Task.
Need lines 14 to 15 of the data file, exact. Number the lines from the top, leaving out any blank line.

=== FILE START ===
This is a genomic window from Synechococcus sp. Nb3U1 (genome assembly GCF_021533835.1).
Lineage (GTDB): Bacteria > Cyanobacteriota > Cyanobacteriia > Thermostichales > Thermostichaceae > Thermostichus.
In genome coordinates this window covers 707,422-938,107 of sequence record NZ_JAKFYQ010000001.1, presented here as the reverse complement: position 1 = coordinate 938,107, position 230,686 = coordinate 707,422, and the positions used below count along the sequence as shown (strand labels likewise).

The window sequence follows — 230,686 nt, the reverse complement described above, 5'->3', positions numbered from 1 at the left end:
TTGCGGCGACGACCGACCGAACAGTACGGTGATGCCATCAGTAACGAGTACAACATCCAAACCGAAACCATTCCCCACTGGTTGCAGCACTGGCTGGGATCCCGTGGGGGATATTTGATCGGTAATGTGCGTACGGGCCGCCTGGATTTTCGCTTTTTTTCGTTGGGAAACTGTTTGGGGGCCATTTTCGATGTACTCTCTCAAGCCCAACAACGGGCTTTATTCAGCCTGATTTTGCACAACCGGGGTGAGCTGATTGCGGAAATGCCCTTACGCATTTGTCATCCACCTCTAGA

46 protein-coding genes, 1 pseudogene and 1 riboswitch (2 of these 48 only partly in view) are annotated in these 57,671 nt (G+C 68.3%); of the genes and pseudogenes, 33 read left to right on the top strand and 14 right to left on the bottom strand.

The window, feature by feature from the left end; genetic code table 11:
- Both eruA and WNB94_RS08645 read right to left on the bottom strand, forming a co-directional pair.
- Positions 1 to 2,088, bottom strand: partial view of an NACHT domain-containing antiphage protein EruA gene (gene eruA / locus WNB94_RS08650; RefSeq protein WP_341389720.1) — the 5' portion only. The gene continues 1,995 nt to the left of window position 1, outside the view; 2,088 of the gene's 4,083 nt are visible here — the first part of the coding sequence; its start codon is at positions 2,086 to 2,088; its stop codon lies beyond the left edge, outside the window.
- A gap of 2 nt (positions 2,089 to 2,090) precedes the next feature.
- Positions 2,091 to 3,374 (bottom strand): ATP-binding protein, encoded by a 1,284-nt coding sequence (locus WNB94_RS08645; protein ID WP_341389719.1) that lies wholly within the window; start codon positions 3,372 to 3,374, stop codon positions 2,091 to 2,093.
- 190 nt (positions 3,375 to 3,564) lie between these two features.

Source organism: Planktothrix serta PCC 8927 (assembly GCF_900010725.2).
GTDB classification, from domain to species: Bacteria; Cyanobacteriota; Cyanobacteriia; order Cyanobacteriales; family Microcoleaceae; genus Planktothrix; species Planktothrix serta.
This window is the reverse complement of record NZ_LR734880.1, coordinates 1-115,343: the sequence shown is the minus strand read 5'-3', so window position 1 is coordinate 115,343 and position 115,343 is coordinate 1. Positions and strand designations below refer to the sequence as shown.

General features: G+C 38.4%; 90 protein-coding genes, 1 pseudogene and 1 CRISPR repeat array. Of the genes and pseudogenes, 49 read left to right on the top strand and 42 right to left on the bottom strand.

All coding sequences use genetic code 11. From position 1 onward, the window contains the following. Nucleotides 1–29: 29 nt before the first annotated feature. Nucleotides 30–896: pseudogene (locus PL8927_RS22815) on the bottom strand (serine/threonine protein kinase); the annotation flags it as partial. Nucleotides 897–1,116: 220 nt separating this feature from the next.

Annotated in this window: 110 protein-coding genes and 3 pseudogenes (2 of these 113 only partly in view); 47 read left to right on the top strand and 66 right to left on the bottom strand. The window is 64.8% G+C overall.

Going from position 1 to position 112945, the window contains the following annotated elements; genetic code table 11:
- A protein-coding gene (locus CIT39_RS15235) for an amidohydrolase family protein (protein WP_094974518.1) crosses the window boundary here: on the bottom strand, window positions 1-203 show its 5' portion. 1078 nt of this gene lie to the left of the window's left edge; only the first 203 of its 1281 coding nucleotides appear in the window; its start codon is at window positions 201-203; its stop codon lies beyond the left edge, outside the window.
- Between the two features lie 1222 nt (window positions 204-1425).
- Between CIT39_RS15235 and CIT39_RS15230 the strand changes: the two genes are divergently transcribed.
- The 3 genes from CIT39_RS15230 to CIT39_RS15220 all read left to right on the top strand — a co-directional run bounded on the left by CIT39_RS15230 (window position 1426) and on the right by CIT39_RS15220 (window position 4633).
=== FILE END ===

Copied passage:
GTDB classification, from domain to species: Bacteria; Cyanobacteriota; Cyanobacteriia; order Cyanobacteriales; family Microcoleaceae; genus Planktothrix; species Planktothrix serta.
This window is the reverse complement of record NZ_LR734880.1, coordinates 1-115,343: the sequence shown is the minus strand read 5'-3', so window position 1 is coordinate 115,343 and position 115,343 is coordinate 1. Positions and strand designations below refer to the sequence as shown.